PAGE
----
On 23 January, the International Court of Justice (ICJ) issued what amounted to a “cease and desist” order against Myanmar, ordering authorities there to end genocidal practices against the Rohingya. The ruling of the so-called “World Court” has brought hope that international justice will prevail after the horrors inflicted on women, men and children in Rakhine State by Myanmar’s security forces.
But while the court’s ruling was a landmark moment, there are still many lingering questions. What happens next? What effects will the ruling have on Myanmar’s domestic scene, where an election looms later this year? Will Myanmar comply with the order — and what happens if it does not?
The ICJ’s ruling meant that a global legal body for the first time officially recognised the real threat of abuse against the Rohingya, and ordered Myanmar to do what it can to protect them. The ICJ also called on Myanmar to prevent further breaches of the Genocide Convention, rein in abuses by its security forces and preserve evidence of past abuses.
It is important to note, however, that the ICJ’s provisional order is in no way a final ruling on whether genocide has taken place. Genocide is defined as “acts committed with intent to destroy, in whole or in part, a national, ethnic, racial or religious group.” The convention against genocide imposes a duty on states that are signatories to “prevent and to punish” genocide, thus the ability of the Gambia to bring the case to the ICJ.
The legal threshold for proving “genocidal intent” is notoriously high and a final decision will likely take years to reach, even if atrocity crimes against the Rohingya are already well-documented. One of the ICJ’s 15 judges, Xue Hanqin from China, has already issued an opinion questioning whether genocide took place as well as the Gambia’s right to even bring the case before the ICJ, an indication that this will be a drawn-our process with no easy answers.
While the decision is an important symbolic victory for the Rohingya, it remains to be seen how much effect the provisional measures will have in practice. The court has little power to actually enforce the order by itself. Like most international justice efforts, the ICJ’s effectiveness largely depends on the goodwill of states.
In one tragic example of its impotence, the ICJ issued similar measures against Serbia in 1993 after Bosnia had accused it of genocide. Just two years later, Serb forces killed thousands of Bosnian Muslim men and boys in what has become known as the Srebrenica massacre.
The government in the Burmese capital, Naypyidaw is now required to provide regular reports to the ICJ (having started in May this year) on what steps it has taken to prevent further abuse against the Rohingya. While Myanmar’s authorities are obliged under international law to comply with the order, they have already openly questioned the legitimacy of the court.
It is highly unlikely that we will see major, structural change of the kind Rohingya themselves are calling for, including dismantling a system of apartheid-like discrimination, or providing support for international justice efforts. There are, however, private indications that Myanmar feels under enough pressure to want to show some signs of progress.
If Myanmar fails to act in good faith, the matter could be escalated to the United Nations Security Council (UNSC). However, the UNSC has been paralysed over the Rohingya crisis so far, with China shielding Myanmar from censure. Any UNSC action will essentially boil down to what China allows, making enforcement even more difficult.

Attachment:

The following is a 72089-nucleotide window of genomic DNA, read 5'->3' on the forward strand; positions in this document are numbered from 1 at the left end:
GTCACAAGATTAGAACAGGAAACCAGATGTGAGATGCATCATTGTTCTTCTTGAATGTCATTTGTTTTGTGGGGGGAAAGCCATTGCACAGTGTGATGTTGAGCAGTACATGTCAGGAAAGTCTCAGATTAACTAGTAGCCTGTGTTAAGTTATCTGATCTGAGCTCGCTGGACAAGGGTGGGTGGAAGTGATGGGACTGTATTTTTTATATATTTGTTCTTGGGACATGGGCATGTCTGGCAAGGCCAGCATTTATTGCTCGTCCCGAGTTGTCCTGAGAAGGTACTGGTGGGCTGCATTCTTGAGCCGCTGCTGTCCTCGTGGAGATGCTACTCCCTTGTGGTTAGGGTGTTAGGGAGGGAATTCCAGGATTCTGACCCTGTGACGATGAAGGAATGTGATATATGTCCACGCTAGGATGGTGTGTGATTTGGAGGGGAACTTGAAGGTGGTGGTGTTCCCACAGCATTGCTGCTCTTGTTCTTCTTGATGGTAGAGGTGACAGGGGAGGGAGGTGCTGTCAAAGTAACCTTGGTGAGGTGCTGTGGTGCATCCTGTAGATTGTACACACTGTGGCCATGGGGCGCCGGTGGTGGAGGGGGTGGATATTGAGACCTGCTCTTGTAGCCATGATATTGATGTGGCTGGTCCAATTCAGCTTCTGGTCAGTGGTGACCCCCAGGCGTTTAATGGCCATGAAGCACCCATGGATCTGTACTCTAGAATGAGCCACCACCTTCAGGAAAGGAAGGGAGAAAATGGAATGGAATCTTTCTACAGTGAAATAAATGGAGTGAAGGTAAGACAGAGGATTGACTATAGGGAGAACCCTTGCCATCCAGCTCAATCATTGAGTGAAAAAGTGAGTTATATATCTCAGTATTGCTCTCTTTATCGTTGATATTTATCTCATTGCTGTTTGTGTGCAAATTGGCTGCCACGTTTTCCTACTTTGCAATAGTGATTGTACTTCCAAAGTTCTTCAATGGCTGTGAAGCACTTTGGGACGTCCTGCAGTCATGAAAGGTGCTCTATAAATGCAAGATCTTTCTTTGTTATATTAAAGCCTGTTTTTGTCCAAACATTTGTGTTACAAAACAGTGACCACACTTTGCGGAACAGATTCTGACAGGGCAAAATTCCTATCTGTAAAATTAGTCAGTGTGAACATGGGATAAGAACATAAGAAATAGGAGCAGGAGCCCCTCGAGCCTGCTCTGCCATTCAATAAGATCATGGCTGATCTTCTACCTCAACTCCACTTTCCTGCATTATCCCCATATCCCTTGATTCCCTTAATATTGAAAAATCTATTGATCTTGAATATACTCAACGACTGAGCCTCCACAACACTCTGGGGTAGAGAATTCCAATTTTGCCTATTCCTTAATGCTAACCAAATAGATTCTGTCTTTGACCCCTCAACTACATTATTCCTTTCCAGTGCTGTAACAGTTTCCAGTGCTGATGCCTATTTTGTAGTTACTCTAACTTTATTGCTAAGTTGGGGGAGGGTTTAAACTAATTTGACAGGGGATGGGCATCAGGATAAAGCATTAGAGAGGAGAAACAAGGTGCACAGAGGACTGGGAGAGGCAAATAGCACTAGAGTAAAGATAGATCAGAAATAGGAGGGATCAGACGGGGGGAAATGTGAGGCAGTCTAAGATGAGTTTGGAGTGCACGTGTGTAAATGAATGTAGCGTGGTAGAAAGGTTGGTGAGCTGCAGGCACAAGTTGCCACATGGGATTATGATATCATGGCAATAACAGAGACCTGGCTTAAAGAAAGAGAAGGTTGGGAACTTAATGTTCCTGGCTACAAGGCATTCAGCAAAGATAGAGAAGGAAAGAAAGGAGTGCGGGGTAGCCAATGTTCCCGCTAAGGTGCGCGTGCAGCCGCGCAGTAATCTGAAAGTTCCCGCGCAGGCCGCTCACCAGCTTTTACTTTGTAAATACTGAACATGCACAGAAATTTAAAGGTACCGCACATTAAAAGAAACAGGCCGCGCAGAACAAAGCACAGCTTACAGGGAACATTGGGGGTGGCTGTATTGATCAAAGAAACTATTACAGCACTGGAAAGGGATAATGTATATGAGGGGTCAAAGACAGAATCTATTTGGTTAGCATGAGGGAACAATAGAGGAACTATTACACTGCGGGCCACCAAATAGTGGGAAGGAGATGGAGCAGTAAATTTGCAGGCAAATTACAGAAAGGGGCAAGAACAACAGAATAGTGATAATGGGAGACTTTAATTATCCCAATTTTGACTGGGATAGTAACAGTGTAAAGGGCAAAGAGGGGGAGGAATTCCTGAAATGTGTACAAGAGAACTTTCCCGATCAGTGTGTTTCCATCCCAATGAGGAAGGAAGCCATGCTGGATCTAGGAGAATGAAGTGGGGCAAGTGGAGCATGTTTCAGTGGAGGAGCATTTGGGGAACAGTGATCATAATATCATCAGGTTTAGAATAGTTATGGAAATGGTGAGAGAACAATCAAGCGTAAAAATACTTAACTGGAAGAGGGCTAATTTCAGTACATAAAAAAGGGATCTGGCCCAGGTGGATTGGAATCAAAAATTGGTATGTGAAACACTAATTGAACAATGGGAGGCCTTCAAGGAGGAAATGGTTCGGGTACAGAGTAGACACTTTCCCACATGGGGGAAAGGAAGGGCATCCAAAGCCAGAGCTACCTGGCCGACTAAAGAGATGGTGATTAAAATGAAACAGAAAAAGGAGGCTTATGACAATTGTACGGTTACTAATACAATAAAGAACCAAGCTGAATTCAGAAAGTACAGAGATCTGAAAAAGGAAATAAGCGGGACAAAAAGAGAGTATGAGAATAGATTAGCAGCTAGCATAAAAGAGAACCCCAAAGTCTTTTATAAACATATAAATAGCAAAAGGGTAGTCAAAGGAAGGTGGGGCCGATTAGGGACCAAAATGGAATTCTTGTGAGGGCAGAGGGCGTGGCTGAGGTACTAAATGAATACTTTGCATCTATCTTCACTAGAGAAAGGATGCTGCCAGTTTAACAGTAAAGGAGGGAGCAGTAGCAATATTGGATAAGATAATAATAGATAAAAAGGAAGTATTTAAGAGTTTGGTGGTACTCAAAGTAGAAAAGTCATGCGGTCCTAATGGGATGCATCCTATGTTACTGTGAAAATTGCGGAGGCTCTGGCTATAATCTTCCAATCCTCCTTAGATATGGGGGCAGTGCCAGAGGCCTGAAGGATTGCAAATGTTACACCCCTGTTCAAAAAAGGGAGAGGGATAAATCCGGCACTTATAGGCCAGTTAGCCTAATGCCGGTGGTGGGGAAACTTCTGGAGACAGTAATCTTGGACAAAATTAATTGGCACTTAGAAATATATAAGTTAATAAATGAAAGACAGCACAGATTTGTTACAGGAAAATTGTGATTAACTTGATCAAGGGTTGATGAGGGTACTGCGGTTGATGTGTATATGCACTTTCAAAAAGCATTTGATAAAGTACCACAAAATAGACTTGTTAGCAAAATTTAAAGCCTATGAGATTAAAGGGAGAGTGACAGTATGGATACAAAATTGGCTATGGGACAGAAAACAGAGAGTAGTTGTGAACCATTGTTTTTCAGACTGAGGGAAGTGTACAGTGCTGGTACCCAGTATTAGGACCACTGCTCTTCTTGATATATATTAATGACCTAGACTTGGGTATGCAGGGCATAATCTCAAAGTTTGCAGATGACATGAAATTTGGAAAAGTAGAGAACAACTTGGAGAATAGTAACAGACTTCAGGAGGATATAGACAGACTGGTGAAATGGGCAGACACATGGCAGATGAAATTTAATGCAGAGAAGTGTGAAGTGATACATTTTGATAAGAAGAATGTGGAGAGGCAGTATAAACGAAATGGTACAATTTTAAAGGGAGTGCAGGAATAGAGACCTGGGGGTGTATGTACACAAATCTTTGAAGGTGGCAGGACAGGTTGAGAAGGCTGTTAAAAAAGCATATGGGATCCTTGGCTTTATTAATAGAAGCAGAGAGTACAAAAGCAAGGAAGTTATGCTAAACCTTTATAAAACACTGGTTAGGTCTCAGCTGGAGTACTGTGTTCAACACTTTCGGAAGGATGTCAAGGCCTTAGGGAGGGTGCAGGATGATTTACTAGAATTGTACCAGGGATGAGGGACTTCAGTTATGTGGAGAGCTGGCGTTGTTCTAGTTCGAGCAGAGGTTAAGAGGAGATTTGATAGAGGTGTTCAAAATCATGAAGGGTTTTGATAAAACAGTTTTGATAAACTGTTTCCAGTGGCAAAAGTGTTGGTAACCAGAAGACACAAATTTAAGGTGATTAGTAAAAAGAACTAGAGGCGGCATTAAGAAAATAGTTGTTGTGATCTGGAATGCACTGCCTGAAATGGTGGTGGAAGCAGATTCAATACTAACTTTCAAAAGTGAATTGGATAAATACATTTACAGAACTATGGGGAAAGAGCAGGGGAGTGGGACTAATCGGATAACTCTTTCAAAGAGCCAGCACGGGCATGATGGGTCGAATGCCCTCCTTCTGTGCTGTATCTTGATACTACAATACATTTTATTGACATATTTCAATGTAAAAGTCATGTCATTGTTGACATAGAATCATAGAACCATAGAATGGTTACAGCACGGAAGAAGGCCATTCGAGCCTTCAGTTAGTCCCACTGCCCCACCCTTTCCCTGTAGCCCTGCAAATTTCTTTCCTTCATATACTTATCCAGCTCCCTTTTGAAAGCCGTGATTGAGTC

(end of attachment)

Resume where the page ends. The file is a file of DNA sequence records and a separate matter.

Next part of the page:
Inside Myanmar, the ICJ case has come to dominate the national conversation. The supporters of State Counsellor and de facto political leader, Aung San Suu Kyi see her as a leader who is defending the nation’s honour, with Yangon littered with billboards proclaiming that she has the people’s support. With national elections approaching later this year, there is no question that the case has brought about an outpouring of public support for the ruling National League for Democracy party.
But that is far from true for the country as a whole. Remarkably, the ICJ has brought minority ethnic groups together in a way that was unthinkable just a few years ago. Civil society groups representing the Karen, Kachin and others have all expressed their solidarity with the Rohingya.
Many of these groups have suffered abuses by the Tatmadaw - the Myanmar military - for decades, and have a deep interest in seeing those responsible brought to justice. On the eve of the court’s ruling, more than 100 local Myanmar groups issued a delicately worded joint statement offering their support for “truth and justice.”
Beyond the ICJ, other avenues for international justice have also opened up recently over Myanmar. The International Criminal Court (ICC) has announced an investigation into alleged crimes against humanity by Myanmar against the Rohingya. Separately, a Rohingya group has launched a so-called universal jurisdiction case against Myanmar’s leaders in Argentina. This rests on the principle that some crimes are so horrific that they concern humanity as a whole and can therefore be tried anywhere in the world.
While it is easy to be cynical about what the recent, precedent-setting ICJ ruling will actually accomplish in practice, the court order does reinforce the universality of human rights and the rule of law. It has also brought much needed hope to victims and further pressure on Myanmar to show signs of progress.
We also have to remember that international justice is a long game - and one that is just getting started in Myanmar.
Priya Pillai is the Head of the Asia Justice Coalition. She is also a lawyer and an international law specialist, with expertise in the areas of international justice, international human rights, transitional justice, peace and conflict, and humanitarian issues
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